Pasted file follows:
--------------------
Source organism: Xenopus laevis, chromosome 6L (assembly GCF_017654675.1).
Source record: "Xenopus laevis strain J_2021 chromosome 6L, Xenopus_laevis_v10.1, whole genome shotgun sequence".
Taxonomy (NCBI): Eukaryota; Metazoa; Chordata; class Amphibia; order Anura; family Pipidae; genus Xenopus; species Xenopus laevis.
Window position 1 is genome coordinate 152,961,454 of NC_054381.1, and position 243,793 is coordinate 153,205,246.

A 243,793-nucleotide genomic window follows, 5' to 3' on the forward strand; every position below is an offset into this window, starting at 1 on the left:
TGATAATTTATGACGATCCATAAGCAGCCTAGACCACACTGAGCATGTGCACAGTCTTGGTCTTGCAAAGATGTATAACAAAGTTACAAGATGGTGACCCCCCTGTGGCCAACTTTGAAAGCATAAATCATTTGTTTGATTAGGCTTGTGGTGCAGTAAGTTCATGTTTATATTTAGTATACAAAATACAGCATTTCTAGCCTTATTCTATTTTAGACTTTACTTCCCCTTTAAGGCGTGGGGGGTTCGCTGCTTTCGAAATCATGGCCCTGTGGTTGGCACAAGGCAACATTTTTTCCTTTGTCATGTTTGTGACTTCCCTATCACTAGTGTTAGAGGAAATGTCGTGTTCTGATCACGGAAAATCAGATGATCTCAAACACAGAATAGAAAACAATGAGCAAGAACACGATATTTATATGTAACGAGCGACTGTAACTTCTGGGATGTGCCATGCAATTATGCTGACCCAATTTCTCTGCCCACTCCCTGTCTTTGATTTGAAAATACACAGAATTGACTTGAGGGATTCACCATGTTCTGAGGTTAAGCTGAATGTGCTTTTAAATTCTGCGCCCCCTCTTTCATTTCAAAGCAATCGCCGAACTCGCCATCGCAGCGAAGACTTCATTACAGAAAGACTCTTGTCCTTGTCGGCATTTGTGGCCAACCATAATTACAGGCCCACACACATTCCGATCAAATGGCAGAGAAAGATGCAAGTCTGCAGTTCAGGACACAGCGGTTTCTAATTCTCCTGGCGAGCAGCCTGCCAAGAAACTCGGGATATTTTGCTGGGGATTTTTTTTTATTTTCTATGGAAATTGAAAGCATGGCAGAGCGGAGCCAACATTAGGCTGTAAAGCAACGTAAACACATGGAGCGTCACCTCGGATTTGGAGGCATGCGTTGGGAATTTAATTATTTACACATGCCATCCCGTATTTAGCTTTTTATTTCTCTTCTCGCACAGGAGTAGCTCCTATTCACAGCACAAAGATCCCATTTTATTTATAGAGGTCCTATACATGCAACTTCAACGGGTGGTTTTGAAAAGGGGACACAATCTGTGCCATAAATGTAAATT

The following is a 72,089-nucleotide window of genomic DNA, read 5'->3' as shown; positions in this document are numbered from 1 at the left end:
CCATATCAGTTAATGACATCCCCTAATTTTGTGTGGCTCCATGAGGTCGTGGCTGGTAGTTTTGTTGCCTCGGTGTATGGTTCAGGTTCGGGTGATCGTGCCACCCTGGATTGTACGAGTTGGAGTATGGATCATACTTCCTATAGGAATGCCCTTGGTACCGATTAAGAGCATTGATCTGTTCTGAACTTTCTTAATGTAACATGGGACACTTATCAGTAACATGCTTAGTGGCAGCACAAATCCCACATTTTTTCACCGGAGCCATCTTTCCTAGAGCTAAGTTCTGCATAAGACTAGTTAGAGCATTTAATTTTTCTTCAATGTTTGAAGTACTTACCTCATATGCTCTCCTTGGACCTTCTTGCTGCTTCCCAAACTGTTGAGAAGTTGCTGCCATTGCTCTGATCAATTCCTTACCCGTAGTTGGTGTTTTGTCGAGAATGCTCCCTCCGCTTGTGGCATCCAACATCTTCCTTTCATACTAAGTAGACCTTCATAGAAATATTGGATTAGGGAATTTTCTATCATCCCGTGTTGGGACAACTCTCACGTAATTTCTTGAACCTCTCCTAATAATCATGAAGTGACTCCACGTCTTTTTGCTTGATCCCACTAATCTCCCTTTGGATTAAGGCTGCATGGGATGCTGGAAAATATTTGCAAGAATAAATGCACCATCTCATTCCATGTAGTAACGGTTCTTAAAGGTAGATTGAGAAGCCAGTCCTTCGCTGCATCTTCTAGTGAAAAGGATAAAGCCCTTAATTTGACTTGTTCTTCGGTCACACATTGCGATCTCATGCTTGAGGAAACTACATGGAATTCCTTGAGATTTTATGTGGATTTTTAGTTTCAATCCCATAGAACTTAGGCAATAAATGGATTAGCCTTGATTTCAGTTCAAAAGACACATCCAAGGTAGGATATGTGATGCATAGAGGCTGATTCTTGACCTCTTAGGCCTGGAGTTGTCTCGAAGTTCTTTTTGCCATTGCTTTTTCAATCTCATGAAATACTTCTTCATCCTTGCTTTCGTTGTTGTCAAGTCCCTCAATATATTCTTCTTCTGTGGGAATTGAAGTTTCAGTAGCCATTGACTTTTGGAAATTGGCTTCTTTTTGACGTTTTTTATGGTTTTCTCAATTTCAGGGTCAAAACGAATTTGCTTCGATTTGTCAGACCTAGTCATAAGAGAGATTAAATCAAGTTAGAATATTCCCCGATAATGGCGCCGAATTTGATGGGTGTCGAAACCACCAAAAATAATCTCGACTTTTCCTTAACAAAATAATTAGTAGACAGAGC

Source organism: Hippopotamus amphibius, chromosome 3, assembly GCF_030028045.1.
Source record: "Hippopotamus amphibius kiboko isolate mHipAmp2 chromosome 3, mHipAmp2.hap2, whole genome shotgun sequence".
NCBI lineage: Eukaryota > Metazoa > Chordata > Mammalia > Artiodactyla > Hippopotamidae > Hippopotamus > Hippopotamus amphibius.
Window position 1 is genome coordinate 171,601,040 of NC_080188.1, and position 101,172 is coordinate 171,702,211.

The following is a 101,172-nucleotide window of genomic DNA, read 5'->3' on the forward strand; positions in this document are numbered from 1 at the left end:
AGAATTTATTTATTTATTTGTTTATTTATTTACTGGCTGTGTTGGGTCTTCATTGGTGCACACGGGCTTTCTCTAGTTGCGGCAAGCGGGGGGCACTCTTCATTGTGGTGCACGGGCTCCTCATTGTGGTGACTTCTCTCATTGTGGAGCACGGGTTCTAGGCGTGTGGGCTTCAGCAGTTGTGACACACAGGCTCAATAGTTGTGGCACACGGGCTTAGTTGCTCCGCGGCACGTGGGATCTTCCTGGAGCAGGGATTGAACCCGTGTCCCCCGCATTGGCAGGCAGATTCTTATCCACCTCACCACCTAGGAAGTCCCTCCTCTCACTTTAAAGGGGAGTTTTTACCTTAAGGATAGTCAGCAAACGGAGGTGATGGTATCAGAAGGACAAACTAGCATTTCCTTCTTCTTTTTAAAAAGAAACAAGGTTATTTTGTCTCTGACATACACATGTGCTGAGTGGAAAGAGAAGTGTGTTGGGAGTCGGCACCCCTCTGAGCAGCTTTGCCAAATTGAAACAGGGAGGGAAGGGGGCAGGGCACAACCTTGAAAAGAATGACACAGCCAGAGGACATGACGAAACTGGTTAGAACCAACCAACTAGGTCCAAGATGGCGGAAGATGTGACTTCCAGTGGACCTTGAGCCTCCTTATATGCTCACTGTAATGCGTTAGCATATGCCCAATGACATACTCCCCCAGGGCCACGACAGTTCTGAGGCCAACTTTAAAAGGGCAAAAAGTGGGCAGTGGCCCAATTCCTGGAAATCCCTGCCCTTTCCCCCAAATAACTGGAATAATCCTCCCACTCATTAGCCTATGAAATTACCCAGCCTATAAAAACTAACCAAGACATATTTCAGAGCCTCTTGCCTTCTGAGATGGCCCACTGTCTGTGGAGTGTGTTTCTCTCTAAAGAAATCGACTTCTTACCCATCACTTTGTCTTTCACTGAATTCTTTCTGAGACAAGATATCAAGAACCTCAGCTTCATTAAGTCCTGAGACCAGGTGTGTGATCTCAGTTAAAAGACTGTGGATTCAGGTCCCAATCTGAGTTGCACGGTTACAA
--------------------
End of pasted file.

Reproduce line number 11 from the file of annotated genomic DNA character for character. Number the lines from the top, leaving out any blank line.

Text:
NCBI lineage: Eukaryota > Metazoa > Chordata > Mammalia > Artiodactyla > Hippopotamidae > Hippopotamus > Hippopotamus amphibius.